, , and ).
But that is to ignore the two most important features of these demonstrations, the way in which this fundamentally communal issue has been transformed into a political one and the all-Russian nature of the protest even though some regions, especially the Far North, where perhaps the disposal of trash is especially obvious at this time of year, are ahead of others in this regard.
In a comment for Radio Svoboda’s IdelReal portal, Iskander Yasaveyev, a Higher School of Economics sociologist who works in Kazan, observes that one of the most significant signs at the protest in the Tatarstan capital was “We are citizens, Not Slaves! We demand Our Opinion be Taken into Account” ( ).
“In my view,” he continues, “this is the main argument. If citizens [of this or that location] are against construction [of trash-disposal sites], then the powers that be must find another solution.” That is the case in Finland and other countries; and it must become the case in the Russian Federation.
Unfortunately, at present, “Russian and Tatarstan authorities exclude the participation of citizens in the resolution of the trash problem. As a result of this, the problem of garbage in Russia is rapidly being transformed into the problem of power.” People who only want the garbage to go away are now making political demands.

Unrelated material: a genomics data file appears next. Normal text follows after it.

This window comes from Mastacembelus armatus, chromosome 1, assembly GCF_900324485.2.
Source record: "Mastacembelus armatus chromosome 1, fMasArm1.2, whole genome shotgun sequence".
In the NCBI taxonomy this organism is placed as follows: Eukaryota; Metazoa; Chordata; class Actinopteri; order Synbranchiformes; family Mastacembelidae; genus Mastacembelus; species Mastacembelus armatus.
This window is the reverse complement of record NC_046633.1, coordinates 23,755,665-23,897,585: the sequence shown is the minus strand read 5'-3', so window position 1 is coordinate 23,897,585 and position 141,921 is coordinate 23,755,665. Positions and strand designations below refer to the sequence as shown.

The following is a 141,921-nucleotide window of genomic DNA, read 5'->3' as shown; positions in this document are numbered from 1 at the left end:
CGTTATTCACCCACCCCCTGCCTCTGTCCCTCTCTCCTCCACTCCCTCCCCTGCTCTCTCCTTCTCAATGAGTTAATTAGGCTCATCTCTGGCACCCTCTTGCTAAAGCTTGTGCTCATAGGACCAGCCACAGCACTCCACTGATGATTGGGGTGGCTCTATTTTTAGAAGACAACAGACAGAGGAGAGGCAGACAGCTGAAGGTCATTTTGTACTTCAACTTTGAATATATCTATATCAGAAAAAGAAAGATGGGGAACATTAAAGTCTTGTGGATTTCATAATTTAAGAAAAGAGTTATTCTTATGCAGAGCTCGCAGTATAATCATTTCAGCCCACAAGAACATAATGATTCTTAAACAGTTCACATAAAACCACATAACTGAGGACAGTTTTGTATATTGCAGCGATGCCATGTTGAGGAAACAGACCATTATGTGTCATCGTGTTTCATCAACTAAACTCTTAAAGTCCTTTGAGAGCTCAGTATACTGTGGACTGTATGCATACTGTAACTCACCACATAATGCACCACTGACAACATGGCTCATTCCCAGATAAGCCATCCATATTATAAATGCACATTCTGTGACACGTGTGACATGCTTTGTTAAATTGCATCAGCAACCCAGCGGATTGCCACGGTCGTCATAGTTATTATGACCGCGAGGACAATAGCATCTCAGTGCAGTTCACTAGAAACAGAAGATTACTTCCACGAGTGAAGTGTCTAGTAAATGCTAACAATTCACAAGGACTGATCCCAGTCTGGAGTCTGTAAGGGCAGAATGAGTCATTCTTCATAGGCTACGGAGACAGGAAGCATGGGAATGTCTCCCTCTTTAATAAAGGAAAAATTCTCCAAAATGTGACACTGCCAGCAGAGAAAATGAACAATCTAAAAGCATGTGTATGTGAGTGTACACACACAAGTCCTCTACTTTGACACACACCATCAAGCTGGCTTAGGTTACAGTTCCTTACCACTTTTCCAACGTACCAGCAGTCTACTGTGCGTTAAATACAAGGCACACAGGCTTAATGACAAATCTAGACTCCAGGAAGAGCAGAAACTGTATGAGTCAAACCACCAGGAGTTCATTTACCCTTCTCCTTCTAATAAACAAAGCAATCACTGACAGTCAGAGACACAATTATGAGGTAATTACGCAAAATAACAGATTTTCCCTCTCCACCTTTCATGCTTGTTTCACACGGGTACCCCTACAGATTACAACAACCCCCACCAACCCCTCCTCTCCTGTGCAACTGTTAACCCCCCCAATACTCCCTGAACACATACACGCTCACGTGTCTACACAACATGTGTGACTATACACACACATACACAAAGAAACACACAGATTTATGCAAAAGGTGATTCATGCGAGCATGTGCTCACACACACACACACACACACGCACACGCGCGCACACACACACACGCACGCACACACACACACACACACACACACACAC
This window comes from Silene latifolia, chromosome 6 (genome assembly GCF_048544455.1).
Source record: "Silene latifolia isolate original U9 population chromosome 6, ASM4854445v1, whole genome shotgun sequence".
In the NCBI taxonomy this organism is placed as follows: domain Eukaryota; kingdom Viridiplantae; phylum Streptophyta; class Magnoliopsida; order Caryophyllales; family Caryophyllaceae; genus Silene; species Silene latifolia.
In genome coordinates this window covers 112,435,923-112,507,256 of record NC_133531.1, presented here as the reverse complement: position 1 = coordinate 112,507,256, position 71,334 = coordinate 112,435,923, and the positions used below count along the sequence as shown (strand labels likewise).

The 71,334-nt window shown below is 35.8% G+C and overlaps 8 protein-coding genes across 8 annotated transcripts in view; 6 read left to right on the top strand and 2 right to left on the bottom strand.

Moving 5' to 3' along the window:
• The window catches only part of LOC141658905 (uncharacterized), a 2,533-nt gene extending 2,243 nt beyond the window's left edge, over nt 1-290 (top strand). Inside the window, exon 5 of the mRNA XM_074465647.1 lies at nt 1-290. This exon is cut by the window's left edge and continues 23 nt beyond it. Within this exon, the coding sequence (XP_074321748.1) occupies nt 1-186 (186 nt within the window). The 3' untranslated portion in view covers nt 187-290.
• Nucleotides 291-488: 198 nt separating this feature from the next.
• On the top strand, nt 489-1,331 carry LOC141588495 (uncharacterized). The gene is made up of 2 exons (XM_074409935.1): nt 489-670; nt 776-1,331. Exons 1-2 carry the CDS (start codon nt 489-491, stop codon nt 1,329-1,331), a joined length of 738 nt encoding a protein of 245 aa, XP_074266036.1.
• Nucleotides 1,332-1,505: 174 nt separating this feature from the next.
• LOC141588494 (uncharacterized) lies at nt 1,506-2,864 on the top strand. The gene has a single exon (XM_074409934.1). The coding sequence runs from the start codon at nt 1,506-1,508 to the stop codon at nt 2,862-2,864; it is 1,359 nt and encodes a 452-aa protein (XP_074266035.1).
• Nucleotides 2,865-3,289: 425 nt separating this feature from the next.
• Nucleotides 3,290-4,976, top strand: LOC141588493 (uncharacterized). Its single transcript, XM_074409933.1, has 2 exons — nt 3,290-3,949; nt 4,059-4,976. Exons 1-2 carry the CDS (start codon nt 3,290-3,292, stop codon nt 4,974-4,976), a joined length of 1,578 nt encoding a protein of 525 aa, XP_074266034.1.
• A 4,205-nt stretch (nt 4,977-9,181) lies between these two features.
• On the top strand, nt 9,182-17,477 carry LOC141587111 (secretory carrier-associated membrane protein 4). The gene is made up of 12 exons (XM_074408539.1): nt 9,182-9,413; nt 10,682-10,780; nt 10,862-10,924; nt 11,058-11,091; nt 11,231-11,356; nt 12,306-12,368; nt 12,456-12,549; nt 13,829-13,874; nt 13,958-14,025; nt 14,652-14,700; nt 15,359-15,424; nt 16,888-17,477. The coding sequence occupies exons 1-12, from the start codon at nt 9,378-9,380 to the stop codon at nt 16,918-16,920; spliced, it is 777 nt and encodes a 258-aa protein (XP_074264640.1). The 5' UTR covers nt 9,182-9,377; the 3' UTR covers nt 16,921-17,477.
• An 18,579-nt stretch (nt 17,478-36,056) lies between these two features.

And they are gaining allies: In Tatarstan, a large number of other interest communities have declared their solidarity with those opposed to the construction of a trash-processing facility. “If the powers that be do not take note of this, so much the worse for them,” Yasaveyev concludes.
The Region.Expert portal, which tracks developments in Russia’s far-flung regions notes that “as expected” the largest protests against trash took place in the Russian North and especially in Arkhangelsk oblast, the Pomor region, and the Komi Republic ( ).
“Most today really is (or is trying to become) ‘the main supplier’ of trash to other regions,” the portal says. “Ecologists blame this on the uncontrolled growth of the Moscow agglomeration,” itself the product of the hyper-centralization of the Russian political and economic system.
While the protesters in Arkhangelsk seemed less radical and were bought off at least for now by official promises to “study the situation,” those elsewhere are beginning to call things by their own names, with Pomor and Komi activists now speaking about this and other developments as aspects of “’Moscow’s colonial policy’” (region.expert/colonial/).
There is a good precedent for environmental protests growing into political ones especially along the periphery of the country. At the end of the 1980s, environmental activism helped power the rise of the Estonian drive for recovery of independence (windowoneurasia2.blogspot.com/2019/01/unresolved-environmental-problems.html).
Region. Expert suggests that a slogan like “’No to Moscow Trash!’” would be “a very effective and important slogan that would be understood by residents of various oblasts and republics. Not only in the literal but in the police and thus in the political sense as well.”